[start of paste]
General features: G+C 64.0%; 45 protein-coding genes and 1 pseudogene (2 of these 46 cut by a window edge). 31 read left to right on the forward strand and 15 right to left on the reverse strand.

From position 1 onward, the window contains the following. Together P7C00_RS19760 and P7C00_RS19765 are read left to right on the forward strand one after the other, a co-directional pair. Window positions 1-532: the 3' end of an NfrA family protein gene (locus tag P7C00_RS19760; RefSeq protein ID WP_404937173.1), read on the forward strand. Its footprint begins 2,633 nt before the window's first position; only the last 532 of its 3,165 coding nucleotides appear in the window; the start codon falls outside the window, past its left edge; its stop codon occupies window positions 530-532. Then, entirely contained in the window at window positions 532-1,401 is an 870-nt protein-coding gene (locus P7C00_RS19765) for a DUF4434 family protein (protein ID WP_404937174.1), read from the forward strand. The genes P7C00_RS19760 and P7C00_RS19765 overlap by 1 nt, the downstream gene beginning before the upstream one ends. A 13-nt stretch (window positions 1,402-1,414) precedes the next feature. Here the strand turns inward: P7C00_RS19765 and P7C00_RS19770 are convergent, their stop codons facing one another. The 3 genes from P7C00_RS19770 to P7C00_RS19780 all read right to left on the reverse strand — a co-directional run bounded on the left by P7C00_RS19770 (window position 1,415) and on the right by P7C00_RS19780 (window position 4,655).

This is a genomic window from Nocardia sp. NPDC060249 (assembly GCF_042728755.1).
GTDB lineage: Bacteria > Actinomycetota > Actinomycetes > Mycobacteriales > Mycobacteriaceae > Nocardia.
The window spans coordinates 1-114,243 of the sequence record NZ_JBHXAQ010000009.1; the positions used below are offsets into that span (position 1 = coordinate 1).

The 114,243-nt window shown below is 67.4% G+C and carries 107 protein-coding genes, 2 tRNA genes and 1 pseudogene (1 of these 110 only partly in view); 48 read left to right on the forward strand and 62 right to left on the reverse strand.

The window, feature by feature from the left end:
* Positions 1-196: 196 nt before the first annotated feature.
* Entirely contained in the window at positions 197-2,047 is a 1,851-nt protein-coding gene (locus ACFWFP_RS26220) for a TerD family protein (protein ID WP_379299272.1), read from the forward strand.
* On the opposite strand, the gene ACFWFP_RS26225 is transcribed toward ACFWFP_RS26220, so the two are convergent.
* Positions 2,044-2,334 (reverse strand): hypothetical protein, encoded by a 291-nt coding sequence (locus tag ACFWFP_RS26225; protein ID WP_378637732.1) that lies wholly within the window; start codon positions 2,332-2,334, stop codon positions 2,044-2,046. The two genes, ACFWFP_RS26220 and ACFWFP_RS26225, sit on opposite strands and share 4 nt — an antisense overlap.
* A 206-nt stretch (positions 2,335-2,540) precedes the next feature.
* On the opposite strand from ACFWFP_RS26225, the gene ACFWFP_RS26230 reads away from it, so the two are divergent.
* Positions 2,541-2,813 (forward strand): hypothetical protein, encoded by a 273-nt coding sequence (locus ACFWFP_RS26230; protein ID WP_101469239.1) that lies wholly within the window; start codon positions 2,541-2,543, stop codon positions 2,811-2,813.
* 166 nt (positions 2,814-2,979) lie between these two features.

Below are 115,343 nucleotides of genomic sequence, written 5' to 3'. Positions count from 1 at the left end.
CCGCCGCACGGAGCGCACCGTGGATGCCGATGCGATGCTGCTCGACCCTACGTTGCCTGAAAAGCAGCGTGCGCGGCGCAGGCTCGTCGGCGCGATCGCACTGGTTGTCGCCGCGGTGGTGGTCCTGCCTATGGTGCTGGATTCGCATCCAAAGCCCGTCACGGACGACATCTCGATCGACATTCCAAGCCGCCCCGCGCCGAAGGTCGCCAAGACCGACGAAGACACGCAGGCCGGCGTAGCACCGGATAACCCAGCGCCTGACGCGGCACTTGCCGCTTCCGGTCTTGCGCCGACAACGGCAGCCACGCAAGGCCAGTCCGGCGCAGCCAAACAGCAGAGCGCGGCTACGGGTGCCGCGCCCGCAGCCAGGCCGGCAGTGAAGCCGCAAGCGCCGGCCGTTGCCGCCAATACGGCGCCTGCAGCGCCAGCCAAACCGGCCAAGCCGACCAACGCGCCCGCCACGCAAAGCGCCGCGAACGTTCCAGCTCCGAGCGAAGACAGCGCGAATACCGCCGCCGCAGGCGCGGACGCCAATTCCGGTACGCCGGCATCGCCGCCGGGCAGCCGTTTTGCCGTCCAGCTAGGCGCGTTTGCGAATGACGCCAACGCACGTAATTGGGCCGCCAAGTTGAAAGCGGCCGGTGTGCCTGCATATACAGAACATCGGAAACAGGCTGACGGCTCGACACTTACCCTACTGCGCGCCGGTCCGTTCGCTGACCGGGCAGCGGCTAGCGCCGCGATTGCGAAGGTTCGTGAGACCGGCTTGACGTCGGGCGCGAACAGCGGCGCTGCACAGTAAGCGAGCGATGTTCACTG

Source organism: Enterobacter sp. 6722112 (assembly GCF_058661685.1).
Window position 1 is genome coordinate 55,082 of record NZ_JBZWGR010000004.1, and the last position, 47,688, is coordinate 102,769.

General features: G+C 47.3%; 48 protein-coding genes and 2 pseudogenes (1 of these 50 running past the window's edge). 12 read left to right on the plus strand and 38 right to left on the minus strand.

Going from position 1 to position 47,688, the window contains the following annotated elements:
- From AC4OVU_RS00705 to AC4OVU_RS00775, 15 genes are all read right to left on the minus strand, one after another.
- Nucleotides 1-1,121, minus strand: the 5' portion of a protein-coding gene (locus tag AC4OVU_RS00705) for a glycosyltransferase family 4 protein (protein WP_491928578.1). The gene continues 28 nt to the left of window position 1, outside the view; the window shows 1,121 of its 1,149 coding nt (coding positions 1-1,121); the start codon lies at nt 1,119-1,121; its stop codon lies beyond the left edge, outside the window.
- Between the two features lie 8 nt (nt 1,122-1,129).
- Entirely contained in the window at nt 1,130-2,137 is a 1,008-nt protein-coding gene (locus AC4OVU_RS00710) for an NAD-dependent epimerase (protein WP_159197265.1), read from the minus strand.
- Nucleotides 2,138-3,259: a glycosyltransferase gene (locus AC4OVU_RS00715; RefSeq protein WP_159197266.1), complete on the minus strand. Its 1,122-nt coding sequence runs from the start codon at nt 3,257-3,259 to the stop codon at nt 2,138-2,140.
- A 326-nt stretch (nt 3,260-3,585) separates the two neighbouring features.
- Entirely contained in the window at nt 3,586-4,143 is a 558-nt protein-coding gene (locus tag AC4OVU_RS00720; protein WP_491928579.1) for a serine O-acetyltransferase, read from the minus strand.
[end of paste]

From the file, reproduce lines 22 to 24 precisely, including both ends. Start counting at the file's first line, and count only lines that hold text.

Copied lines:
- From AC4OVU_RS00705 to AC4OVU_RS00775, 15 genes are all read right to left on the minus strand, one after another.
- Nucleotides 1-1,121, minus strand: the 5' portion of a protein-coding gene (locus tag AC4OVU_RS00705) for a glycosyltransferase family 4 protein (protein WP_491928578.1). The gene continues 28 nt to the left of window position 1, outside the view; the window shows 1,121 of its 1,149 coding nt (coding positions 1-1,121); the start codon lies at nt 1,119-1,121; its stop codon lies beyond the left edge, outside the window.
- Between the two features lie 8 nt (nt 1,122-1,129).